Saturday, October 13, 2012

Margaret Armour

Margaret Armour  (b. Abercorn, West Lothian, Scotland, 10 September 1860; d. Edinburgh, 13 October 1943)

Margaret Armour was the third child and first daughter of Alexander Henderson Harry Armour (1825-1879) and Christina Stewart (1828-c.1890s), who were married at St. Ninians, Stirling, Scotland on 2 September 1855.  She had two older brothers, and two younger sisters. She was educated in Edinburgh, Munich and Paris. She married William Brown MacDougall (1868-1936) in a civil ceremony in Glasgow on 11 May 1895, and a church ceremony followed at Morningside Parish Church in Edinburgh on 8 October 1895.  

The Eerie Book, first edition 1898
Margaret was a poet, novelist and translator. Her first book was The Home and Early Haunts of Robert Louis Stevenson (1895), which she followed with some books of poetry, Songs of Love and Death (1896), Thames Sonnets and Semblances (1897),  and The Shadow of Love and Other Poems (1898).  A novel, Agnes of Edinburgh, appeared in 1910, and she translated the poetry of Heinrich Heine for the final three volumes of the twelve volume set of The Works of Heine, published between 1892 and 1905. Her translation from the Middle High German of the Nibelungenlied into what she called “plain prose” first appeared as The Fall of the Nibelungs (1897).  It was later included in the Everyman’s Library, with subsequent editions retitled as The Nibelungenlied.  Similarly, her translation of Gudrun, which was published in 1928, also appeared in the Everyman’s Library. Along a similar vein of interest, in 1910 she translated Richard Wagner’s The Ring of the Nibelung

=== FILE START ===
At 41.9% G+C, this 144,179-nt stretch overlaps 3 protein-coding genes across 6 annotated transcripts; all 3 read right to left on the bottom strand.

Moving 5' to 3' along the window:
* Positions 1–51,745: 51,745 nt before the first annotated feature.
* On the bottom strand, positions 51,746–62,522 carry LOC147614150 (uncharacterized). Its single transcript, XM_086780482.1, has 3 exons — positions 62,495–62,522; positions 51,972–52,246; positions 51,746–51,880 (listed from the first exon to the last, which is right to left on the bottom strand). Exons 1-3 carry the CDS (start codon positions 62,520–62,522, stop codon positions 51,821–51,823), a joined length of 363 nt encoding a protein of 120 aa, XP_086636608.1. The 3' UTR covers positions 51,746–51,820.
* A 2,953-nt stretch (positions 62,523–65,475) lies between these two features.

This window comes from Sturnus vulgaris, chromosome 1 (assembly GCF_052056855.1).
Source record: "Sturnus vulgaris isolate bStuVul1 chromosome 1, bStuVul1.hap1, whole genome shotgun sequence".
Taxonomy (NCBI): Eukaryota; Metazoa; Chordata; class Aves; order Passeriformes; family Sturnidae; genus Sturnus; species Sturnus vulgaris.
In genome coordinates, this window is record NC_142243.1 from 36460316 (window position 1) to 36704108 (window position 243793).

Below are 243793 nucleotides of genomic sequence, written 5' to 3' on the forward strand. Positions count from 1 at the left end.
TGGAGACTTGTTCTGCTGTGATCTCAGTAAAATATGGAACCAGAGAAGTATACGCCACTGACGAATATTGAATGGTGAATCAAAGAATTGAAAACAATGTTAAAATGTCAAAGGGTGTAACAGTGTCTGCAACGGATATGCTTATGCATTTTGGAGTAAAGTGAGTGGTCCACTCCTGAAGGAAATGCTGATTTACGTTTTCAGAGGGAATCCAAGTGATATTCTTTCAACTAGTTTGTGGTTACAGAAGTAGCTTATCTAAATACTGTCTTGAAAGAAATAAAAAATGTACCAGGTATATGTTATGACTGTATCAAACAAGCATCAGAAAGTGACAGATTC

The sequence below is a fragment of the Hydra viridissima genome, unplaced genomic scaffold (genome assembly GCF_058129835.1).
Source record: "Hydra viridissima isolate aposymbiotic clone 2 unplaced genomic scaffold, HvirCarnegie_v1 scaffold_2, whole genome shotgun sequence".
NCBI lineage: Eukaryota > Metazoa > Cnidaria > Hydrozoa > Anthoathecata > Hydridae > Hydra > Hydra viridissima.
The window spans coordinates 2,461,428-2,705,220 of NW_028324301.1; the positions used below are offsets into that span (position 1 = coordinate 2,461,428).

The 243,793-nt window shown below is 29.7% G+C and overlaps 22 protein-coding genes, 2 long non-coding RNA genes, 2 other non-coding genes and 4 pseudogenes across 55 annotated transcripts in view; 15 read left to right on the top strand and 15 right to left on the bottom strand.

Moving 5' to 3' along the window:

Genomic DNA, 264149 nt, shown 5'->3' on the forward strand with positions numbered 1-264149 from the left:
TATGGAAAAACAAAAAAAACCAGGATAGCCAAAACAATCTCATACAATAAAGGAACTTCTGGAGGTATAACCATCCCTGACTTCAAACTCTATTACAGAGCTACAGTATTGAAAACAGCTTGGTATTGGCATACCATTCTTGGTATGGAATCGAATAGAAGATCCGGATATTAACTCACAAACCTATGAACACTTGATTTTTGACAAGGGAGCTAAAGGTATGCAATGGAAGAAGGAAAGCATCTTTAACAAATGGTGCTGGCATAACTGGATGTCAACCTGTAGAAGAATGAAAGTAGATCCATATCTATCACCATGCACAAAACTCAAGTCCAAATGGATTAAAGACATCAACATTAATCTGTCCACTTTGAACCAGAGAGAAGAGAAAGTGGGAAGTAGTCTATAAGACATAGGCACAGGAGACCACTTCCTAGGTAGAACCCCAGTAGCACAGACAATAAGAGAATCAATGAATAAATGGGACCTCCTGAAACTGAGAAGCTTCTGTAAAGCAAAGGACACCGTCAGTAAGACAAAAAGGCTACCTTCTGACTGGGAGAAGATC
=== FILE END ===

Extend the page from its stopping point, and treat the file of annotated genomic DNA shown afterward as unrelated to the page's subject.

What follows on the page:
First edition, later binding
Margaret’s husband, an etcher, engraver and illustrator, was frequently involved with her books, signing his work as W. Brown MacDougall or W.B. MacDougall.  He was educated at the Glasgow Academy and in Paris, and in the mid-1890s he contributed to The Yellow Book, The Evergreen, and The Savoy. His work is mostly symbolic, and frequently somber. It sometimes has echoes of Aubrey Beardsley, but MacDougall never matched Beardsley’s height of execution. MacDougall provided a frontispiece illustration of Robert Louis Stevenson for his wife’s first book, and illustrated her poetry volumes and the translations from medieval German.

MacDougall also illustrated Margaret Armour’s one anthology, The Eerie Book (London: J. Shiells and Co., 1898), which contains works by Edgar Allan Poe, Hans Christian Andersen, George W.M. Reynolds, Catherine Crowe, and extracts from works by Mary Shelley, Friedrich de la Motte Fouqué and Thomas De Quincey. To the modern reader this compilation is dated and unsatisfactory, though at the time of publication it may have broken new ground.  The dozen and a half illustrations (including the cover) range from the truly crude to the competent (see below).  One of the illustrations in particular evokes Beardsley.  

Around the turn of the century, Armour and MacDougall settled in Essex, first in Chingford, and soon afterwards in Debden Green, where MacDougall died on 20 April 1938. Armour returned to Edinburgh, where she died in 1943. They had no children.
Illustration for "The Mother and the Dead Child" by Hans Christian Andersen

Illustration for "Earl Beardie's Game at Cards", no author given

Illustration for "Tregeagle" extracted from Robert Hunt's "Popular Romance of the West of England"  


1 comment:

  1. Thank you; I have wondered for a long time who the translator was, who wrote the English text for the Arthur Rackham illustrated "Ring". Now I know (obviously the interesting bits: her name appears on the book!).
    Best regards
    John Turner
    Presumably the commission from the publishers was partly the result of her having already published a version of the Niebelungenlied.